* the key to the specifics of beta decay is the emission of a neutrino (or antineutrino), postulated by Pauli (in 1931) and combined into a model by Fermi, in 1934 (though it wasn’t until 1956 that the neutrino was detected, and the 1960s for the existence of carriers of the weak force – the three bosons W–, W+, and Z0 – to be hypothesized).
* beta radiation has the characteristics we observe it to have because key constants in the weak interaction have the values they have (no theory in physics predicts what those values are … yet); had those values been just a teensy bit different in the early universe, we would not be here today (this is part of an idea called the anthropic principle).
Here are some of the Universe Today stories that are related to beta radiation New Insights on Magnetars, Superstrings Could Be Detectable As They Decay, and Don’t ‘Supermassive’ Me: Black Holes Regulate Their Own Mass.
Two Astronomy Cast episodes are well worth a listen, as they provide further insights into beta radiation The Strong and Weak Nuclear Forces, and Nucleosynthesis: Elements from Stars.
Beta particles are electrons (symbol β–), or positrons (symbol β+), emitted in beta decay (a kind of radioactivity); beta radiation in other words. Sometimes ‘beta particles’ refers to high energy electrons, irrespective of their source (e.g. the beta particles in the Van Allen radiation belts around the Earth; very few are produced by beta decay).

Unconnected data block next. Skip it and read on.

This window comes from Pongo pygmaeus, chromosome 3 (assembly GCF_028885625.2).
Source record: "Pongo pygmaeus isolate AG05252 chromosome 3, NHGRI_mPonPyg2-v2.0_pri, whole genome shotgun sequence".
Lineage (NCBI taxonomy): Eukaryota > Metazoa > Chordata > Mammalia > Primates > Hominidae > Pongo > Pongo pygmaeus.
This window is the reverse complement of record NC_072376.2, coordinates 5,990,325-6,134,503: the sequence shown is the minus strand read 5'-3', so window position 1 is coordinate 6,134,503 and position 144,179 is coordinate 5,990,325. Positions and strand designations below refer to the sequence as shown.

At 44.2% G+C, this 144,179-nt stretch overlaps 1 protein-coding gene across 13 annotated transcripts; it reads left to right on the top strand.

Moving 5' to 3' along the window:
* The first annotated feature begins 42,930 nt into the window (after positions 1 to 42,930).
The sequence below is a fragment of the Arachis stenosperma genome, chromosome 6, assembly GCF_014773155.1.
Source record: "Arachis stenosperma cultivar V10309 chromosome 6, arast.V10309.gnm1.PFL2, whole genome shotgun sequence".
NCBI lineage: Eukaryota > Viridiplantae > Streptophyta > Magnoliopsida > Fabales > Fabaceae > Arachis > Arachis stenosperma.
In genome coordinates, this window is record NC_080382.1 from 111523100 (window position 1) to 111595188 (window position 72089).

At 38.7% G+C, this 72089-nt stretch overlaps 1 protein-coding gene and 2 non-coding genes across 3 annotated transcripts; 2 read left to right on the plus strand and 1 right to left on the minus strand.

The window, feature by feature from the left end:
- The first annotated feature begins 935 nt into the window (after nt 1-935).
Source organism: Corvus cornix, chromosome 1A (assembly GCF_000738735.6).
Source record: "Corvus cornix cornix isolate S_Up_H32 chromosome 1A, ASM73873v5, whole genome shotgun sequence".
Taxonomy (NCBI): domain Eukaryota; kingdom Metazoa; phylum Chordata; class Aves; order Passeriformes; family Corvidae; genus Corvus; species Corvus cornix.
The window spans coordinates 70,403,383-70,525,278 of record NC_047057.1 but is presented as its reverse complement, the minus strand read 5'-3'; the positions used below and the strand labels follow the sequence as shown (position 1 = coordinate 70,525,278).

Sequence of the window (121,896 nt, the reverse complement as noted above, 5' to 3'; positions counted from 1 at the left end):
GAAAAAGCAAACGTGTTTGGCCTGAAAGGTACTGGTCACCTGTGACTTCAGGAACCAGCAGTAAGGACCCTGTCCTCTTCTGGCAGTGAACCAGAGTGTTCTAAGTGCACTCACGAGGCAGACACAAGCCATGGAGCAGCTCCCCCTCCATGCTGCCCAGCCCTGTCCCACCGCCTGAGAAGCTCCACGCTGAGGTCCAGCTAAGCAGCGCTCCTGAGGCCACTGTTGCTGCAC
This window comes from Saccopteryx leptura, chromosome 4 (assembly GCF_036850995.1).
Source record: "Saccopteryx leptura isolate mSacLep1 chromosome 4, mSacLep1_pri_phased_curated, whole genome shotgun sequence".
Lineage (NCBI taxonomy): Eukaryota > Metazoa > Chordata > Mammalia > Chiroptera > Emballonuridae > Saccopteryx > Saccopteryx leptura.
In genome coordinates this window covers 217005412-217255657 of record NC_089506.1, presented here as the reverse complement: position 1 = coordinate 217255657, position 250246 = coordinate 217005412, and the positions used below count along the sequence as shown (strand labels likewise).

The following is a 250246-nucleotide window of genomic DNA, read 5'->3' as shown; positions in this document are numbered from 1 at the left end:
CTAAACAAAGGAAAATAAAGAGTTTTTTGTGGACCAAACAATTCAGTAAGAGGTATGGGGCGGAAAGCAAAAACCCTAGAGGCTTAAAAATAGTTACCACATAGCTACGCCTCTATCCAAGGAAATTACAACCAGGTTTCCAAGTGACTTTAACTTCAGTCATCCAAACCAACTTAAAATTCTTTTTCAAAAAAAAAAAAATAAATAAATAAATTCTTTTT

Of the three kinds of radioactivity (alpha, beta – both of which are particles – and gamma (which is electromagnetic radiation)), beta particles have intermediate penetrating power.
Beta particles have an important role in medicine … as diagnostic tools, to treat some diseases (notably various cancers, particularly via radionuclide therapy), in biochemical analysis, etc. For example, 18F (the fluorine-18 isotope) is used as a positron (β+) emitter in positron emission tomography (PET).
Beta particles – or rather the weak interaction which is the cause of their emission – were crucial in Big Bang Nucleosynthesis … as the early universe cooled, reactions between the protons, neutrons, electrons, and photons produced many light nuclides, but the balance between many reactions left only hydrogen, deuterium, helium-3, helium-4, and lithium-7 when the universe became too cool for any nuclear reactions to continue (of course, isolated neutrons and unstable nuclides – such as tritium – were also left, but they decayed well before the time of cosmic microwave background).
Fast forward to today … beta (β+) particles from the decay of potassium-40 is one source of internal heat for the Earth – giving us plate tectonics, its magnetic field, etc – … the decay of carbon-14 and beryllium-10 (both of which produce beta (β–) particles) provide us with tools to do radioactive (or radiometric) dating (these are two of the nuclides produced by cosmic ray spallation).